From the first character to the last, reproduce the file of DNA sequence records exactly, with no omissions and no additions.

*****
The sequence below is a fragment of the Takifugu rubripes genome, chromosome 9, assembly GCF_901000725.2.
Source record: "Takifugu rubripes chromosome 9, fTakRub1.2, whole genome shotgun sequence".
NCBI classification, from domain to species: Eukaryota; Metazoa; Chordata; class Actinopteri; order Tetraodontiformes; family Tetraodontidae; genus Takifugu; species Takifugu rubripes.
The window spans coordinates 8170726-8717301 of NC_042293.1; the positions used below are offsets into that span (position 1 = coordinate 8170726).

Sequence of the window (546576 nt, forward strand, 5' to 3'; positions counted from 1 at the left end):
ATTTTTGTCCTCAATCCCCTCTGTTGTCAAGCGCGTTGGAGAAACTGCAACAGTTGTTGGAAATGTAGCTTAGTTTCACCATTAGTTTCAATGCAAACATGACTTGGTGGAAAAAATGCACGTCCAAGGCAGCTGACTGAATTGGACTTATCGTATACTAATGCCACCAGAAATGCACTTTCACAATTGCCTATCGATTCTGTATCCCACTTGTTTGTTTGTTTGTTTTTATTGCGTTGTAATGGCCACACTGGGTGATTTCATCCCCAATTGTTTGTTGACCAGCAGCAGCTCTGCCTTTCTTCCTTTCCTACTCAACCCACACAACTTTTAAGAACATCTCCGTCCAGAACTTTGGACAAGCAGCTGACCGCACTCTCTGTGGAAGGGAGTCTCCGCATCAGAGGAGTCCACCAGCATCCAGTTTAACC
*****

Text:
The sequence below is a fragment of the Takifugu rubripes genome, chromosome 9, assembly GCF_901000725.2.
Source record: "Takifugu rubripes chromosome 9, fTakRub1.2, whole genome shotgun sequence".
NCBI classification, from domain to species: Eukaryota; Metazoa; Chordata; class Actinopteri; order Tetraodontiformes; family Tetraodontidae; genus Takifugu; species Takifugu rubripes.
The window spans coordinates 8170726-8717301 of NC_042293.1; the positions used below are offsets into that span (position 1 = coordinate 8170726).

Sequence of the window (546576 nt, forward strand, 5' to 3'; positions counted from 1 at the left end):
ATTTTTGTCCTCAATCCCCTCTGTTGTCAAGCGCGTTGGAGAAACTGCAACAGTTGTTGGAAATGTAGCTTAGTTTCACCATTAGTTTCAATGCAAACATGACTTGGTGGAAAAAATGCACGTCCAAGGCAGCTGACTGAATTGGACTTATCGTATACTAATGCCACCAGAAATGCACTTTCACAATTGCCTATCGATTCTGTATCCCACTTGTTTGTTTGTTTGTTTTTATTGCGTTGTAATGGCCACACTGGGTGATTTCATCCCCAATTGTTTGTTGACCAGCAGCAGCTCTGCCTTTCTTCCTTTCCTACTCAACCCACACAACTTTTAAGAACATCTCCGTCCAGAACTTTGGACAAGCAGCTGACCGCACTCTCTGTGGAAGGGAGTCTCCGCATCAGAGGAGTCCACCAGCATCCAGTTTAACC